From Princess Diana to Tiger Woods and Jesse James, why do men and women risk losing everything for illicit sex when the stakes are so high? It's about more than sexual gratification, reports Jane Phare.
It's everywhere, this sex business. The lure of it, the lust, joy, thrill and pain of it, ready and waiting to pounce.
Stay within a relationship's rules and boundaries and all goes well. Stray outside and there's a potential timebomb ticking.
It's not a matter of if, it's a matter of when. Ex-president Bill Clinton, Prince Charles and Princess Diana, Hugh Grant and Sandra Bullock's ex Jesse James all learned the hard way.
So why is it so rife when the risks associated with affairs and illicit sex are so high?
Auckland husband-and-wife sex therapists Nic Beets and Verity Thom, who run a fulltime practice, deal every day with people trying to figure out why they had affairs and trying to salvage their relationships.
They debunk the myths that men are the main instigators - that high-profile, high-powered men are more likely to have affairs.
"It's a total fallacy, that one," scoffs Thom.
"I could give you four prominent names [of women] right now that would blow that theory out of the water."
Women, it seems, are just better at covering their tracks.
"Women are better at hiding affairs than men. No question," says Beets.
Men aren't as good at assessing risk, and therefore take greater risks than women.
Take ex-president Bill Clinton. He liked the conquest - "It gave him some sort of payout" - and for a time, he got away with it, Beets says.
"If you have done it hundreds of times and got away with it, the ability to judge risk is further compromised."
Quite why Clinton risked everything for sexual liaisons, culminating in a date with a White House intern and a cigar, shocked and mystified the American public. But risk it he did.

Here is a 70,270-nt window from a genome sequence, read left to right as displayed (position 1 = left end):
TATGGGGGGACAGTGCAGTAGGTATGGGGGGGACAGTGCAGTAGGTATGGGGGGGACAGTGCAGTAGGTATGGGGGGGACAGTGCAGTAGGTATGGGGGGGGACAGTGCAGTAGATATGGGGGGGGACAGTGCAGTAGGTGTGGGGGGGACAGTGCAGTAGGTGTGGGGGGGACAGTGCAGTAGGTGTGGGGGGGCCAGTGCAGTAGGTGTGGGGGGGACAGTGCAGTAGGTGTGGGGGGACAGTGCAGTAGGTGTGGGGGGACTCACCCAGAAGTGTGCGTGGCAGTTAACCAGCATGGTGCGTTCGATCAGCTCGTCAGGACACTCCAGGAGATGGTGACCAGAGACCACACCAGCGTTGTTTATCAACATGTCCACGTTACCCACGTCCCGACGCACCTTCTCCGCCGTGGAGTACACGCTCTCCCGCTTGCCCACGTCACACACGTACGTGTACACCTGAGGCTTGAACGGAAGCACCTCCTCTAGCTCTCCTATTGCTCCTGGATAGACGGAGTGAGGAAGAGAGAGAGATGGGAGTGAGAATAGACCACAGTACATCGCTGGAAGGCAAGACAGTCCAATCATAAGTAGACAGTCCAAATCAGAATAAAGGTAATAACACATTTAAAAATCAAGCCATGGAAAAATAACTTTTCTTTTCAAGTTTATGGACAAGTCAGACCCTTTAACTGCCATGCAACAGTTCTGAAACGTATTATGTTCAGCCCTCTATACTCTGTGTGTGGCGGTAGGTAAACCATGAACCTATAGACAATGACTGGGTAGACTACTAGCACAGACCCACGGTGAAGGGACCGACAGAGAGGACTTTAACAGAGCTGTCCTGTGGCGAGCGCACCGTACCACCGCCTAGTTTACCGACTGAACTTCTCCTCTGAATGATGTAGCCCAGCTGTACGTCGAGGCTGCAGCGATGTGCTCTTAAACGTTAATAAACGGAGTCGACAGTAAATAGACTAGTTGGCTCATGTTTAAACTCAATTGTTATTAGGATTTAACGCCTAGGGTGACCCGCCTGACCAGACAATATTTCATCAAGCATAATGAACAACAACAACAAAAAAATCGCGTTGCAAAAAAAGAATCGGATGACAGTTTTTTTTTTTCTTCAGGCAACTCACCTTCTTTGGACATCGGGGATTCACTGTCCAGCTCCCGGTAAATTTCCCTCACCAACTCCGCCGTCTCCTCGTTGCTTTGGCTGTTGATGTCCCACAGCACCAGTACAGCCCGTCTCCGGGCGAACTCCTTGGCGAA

Thom rejects any suggestion that men in powerful positions have more to lose as superficial and sexist.
The mother-of-three who has a fling with her personal trainer while her husband is away on business has just as much to lose if she has an affair, she says.
She risks losing a home for her children, a partner and provider, and a lifestyle. Yet she, too, will take that risk.
The question of why is complex. First up, it's not just about sex, therapists say.
Hormones and MP Shane Jones' "red-blooded male" excuse for watching pornographic movies are greatly over-rated, they say.
Therapists report that clients often tell them the extra-marital sex was no better than at home. While hormones and sex drive might be part of the story, they are not the main chapters.
Instead, pyschologists say, it's more about "emotional grounding" - or a lack of it. Wrapped up, the reasons why people stray from their relationships and, in some cases, become hooked on forbidden sex, are insecurities and a lack of emotional awareness.
Until those issues are faced, experts say, people may never feel satisfied. Instead they will continue to look for short-term gratification - a quick fix - from a love affair or a one-off fling.
Clinical psychologist and director of Sex Therapy NZ, Robyn Salisbury, says those with a high sex drive driven by emotional needs will increasingly use sex to stave off feelings of inadequacy or insecurity.
People who are emotionally secure and confident are less likely to look for sex outside a relationship.
Although having an affair might bring some anxious moments, for many that's preferable to the anxiety caused by facing up to emotional pain from the past, Salisbury says.
Just what causes a lack of emotional maturity is complex, too, but therapists say it more often than not dates back to childhood - a lack of bonding with a mother, a dominant father who only noticed and praised a son when he achieved, growing up in a dysfunctional household and without decent role models.
Talk to those who have had affairs and they tend to see it more simply.
Broadcaster and columnist Paul Holmes, whose affair with Fleur Revell in 1997 broke up his marriage with Hine Elder, doesn't see his reasons any differently from Tiger Woods.
"It boils down to one thing: He wasn't happy at home."
Holmes shrugs off suggestions he may have had emotional issues or insecurities that needed working through.
Holmes says those who stray may be happy enough in their lives but "significantly unfulfilled in their marriage".
"Sometimes things happen and they happen unstoppably. It is extremely sad, but sometimes there is no going back and people have to move on through the pain they've caused."
And, he points out, he is no different from thousands of others who seek love and affection outside their relationship. "It's gone on since time began and it will go on until time ends."